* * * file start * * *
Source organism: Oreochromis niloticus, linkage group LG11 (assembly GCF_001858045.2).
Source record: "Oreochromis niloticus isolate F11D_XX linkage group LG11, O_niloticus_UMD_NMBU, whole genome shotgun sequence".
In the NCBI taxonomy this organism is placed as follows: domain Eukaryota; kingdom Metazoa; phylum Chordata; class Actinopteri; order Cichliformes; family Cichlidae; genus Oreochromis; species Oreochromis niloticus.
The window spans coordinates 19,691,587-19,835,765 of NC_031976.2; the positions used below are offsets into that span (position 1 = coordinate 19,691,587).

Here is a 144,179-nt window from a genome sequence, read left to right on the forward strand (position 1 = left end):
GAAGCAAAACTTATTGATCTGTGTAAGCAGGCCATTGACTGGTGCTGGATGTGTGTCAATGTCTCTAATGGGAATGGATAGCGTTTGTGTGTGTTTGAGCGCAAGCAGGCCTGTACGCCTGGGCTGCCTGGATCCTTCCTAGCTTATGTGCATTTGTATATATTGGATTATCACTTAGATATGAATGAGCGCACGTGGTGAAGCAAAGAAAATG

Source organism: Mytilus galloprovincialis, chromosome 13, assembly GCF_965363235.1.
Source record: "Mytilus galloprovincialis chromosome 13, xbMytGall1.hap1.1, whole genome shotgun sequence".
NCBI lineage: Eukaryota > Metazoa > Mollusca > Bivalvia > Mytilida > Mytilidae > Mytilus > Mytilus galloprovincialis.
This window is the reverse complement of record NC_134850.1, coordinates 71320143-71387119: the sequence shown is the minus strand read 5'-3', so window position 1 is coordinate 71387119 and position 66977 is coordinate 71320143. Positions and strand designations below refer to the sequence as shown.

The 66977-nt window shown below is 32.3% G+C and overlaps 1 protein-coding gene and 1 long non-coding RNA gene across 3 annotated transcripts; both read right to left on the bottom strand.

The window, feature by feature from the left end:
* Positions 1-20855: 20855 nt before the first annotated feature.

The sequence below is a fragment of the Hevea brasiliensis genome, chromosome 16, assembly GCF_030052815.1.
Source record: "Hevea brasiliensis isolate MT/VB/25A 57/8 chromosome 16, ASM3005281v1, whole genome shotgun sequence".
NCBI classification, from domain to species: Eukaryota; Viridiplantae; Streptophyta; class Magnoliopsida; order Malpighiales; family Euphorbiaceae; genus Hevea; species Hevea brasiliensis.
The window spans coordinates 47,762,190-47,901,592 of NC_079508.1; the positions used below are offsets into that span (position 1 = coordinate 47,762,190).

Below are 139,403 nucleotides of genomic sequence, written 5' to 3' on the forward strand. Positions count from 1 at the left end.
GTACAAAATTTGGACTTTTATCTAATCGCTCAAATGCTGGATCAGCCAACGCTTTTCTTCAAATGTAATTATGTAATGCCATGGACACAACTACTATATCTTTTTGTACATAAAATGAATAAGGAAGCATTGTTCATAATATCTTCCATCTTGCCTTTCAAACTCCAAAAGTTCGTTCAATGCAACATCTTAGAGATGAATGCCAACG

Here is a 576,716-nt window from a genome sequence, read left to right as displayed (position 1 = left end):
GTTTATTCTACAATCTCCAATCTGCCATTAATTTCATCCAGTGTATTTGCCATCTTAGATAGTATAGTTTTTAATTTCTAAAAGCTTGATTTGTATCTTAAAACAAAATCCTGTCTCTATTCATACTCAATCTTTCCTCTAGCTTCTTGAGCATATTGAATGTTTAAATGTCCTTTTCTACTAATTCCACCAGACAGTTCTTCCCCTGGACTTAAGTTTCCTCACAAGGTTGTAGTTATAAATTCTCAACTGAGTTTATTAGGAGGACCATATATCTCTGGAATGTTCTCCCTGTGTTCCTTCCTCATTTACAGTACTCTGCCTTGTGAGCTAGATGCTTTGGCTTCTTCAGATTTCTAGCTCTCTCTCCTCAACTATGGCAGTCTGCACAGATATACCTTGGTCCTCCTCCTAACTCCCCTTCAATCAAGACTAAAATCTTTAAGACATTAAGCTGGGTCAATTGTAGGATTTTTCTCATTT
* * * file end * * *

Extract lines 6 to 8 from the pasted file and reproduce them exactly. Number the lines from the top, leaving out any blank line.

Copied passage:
GAAGCAAAACTTATTGATCTGTGTAAGCAGGCCATTGACTGGTGCTGGATGTGTGTCAATGTCTCTAATGGGAATGGATAGCGTTTGTGTGTGTTTGAGCGCAAGCAGGCCTGTACGCCTGGGCTGCCTGGATCCTTCCTAGCTTATGTGCATTTGTATATATTGGATTATCACTTAGATATGAATGAGCGCACGTGGTGAAGCAAAGAAAATG

Source organism: Mytilus galloprovincialis, chromosome 13, assembly GCF_965363235.1.
Source record: "Mytilus galloprovincialis chromosome 13, xbMytGall1.hap1.1, whole genome shotgun sequence".